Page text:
So long as minority rule seems an occasional or accidental result, the majority might go along. But once aware that the minority intends to engineer its power to last forever—and to use it to subvert the larger legal and constitutional system—the majority may cease to be so accepting. One outcome of a second Trump term may be an American version of the massive demonstrations that filled Tel Aviv streets in 2023, when Prime Minister Benjamin Netanyahu tried to remake Israel's court system.
And what might follow that? In 2020, Trump's advisers speculated about the pos- sibility of using the Army to crush protests against Trump's plans to overturn that year's election. Now those in Trump's circle are apparently thinking further ahead. Some reportedly want to prepare in advance to use the Insurrection Act to convert the military into a tool of Trump's authoritarian project. It's an astonishing possibility. But Trump is thinking about  it, so everybody else must—including the senior command of the U.S. military.
If a president can summon an investi- gation of his opponents, or summon the military to put down protests, then sud- denly our society would no longer be free. There would be no more law, only legalized persecution of political opponents. It has always been Trump's supreme political wish to wield both the law and insti- tutional violence as personal weapons of power—a wish that many in his party now seem determined to help him achieve.
That grim negative ideal is the core ballot question in 2024.  IfTrumpisdefeated, the United States can proceed in its familiar imperfect way to deal with the many big problems of our time: the wars in the Middle East and Ukraine, climate change, educational standards and equal opportunity, economic growth and individual liv- ing standards, and so on. Stopping Trump would not represent progress on any of those agenda items. But stopping Trump would preserve the possibility of progress, by keeping alive the constitutional- democratic structure of the United States.

A second Trump presidency, however, is the kind of shock that would overwhelm all other issues. It would mark the turn onto a dark path, one of these rips between "before" and "after" that a society can never reverse. Even if the harm is contained, it can never be fully undone, as the harm of January 6, 2021, can never be undone. The long tradition of peaceful transitions of power was broken that day, and even though the attempt to stop the transition by violence was defeated, the violence itself was not expunged. The schemes and plots of a second Trump term may be defeated too. Yet every future would-be dictator will know: A president can attempt a coup and, if stopped, still return to office to try again.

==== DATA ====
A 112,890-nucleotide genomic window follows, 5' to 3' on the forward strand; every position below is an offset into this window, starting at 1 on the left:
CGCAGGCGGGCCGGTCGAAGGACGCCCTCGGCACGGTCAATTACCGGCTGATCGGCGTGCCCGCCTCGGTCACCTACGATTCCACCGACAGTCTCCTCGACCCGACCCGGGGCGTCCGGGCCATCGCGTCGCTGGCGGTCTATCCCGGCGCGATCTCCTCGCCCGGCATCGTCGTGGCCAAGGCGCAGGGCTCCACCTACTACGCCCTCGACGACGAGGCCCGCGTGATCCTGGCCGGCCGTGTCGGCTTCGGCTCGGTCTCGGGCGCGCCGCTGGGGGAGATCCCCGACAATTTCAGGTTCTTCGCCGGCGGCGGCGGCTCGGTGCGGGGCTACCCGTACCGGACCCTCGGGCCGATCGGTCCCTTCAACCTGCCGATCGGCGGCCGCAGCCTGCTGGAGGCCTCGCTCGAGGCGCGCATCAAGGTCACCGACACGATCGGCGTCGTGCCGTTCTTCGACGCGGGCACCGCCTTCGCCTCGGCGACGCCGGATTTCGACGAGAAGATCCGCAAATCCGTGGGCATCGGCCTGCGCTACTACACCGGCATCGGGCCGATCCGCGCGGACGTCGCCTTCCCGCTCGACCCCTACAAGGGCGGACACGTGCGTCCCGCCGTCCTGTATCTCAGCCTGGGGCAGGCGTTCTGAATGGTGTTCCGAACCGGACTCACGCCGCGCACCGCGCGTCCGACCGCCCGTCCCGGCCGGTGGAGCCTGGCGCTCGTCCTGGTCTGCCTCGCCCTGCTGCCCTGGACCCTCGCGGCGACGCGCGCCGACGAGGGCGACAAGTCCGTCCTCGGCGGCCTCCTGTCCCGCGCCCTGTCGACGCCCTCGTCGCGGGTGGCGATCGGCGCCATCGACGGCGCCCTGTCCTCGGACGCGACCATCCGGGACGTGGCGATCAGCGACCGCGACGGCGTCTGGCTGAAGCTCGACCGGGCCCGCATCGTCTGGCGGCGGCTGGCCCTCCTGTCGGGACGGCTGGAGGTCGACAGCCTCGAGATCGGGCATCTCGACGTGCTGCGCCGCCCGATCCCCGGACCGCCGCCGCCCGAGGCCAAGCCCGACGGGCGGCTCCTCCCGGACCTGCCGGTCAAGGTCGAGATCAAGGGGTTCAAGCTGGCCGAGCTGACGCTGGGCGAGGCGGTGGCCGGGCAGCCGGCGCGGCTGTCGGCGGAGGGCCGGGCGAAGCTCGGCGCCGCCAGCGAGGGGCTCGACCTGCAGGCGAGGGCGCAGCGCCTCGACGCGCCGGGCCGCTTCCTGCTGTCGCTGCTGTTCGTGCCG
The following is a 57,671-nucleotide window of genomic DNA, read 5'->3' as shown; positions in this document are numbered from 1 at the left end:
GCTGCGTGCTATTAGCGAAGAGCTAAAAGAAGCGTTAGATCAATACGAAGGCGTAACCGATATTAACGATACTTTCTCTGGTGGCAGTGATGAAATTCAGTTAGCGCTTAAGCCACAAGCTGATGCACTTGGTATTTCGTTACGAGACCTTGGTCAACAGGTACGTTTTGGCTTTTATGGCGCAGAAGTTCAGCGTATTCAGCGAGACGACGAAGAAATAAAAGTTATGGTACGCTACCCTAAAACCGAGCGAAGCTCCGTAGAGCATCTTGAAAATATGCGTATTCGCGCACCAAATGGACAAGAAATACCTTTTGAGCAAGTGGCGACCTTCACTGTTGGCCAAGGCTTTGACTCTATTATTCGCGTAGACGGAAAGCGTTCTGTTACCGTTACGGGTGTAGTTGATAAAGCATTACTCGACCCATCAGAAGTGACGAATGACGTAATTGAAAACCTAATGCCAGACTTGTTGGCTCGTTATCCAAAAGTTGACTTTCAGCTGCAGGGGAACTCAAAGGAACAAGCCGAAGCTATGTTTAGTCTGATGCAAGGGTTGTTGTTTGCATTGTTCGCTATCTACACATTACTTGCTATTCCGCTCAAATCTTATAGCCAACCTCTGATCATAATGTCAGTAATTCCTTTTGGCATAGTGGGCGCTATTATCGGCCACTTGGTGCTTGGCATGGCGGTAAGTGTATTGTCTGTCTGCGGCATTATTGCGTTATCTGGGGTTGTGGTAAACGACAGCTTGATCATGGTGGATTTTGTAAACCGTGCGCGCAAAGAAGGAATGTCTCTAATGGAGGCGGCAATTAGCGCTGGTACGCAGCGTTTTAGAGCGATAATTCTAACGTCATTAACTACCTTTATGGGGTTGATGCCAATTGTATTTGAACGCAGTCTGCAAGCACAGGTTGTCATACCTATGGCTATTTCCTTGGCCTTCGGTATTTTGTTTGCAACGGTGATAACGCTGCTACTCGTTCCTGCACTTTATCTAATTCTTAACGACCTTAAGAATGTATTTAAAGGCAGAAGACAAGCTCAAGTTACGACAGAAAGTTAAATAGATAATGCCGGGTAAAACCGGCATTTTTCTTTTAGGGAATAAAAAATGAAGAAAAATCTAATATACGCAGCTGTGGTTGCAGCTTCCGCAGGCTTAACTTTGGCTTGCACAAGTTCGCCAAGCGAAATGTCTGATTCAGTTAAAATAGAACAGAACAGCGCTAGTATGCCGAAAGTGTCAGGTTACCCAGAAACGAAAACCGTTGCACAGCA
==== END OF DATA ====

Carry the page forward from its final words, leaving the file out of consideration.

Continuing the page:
As we now understand from mem- oirs and on-the-record comments, many of Trump's own Cabinet appointees and senior staff were horrified by the presi- dent they served. The leaders of his own party in Congress feared and hated him. The GOP's deepest-pocketed donors have worked for three years to nominate somebody, anybody, else. Yet even so, Trump's co-partisans are converging upon him. They are convincing themselves that
something can justify forgiving Trump's first attempted coup and enabling a second: taxes, border control, stupid com- ments by "woke" college students.
For democracy to continue, however, the democratic system itself must be the supreme commitment of all major participants. Rules must matter more than out- comes. If not, the system careens toward breakdown—as it is careening now.

When Benjamin Franklin famously said of the then-new Constitution, "A repub- lic, if you can keep it," he was not suggest- ing that the republic might be misplaced absentmindedly. He foresaw that ambi- tious, ruthless characters would arise to try to break the republic, and that weak, venal characters might assist them. Americans have faced Franklin's challenge since 2016, in a story that has so far had some villains, many heroes—and just enough good luck to tip the balance. It would be dangerous to continue to count on luck to do the job.

David Frum is a staff writer at The Atlantic and the author of 10 books, including, most recently, Trumpocalypse: Restoring American Democracy.

Q. What is the difference between a law-abiding gun owner and a criminal?

A.  The .2 of a second that it takes to pull a trigger.

No comments:

Post a Comment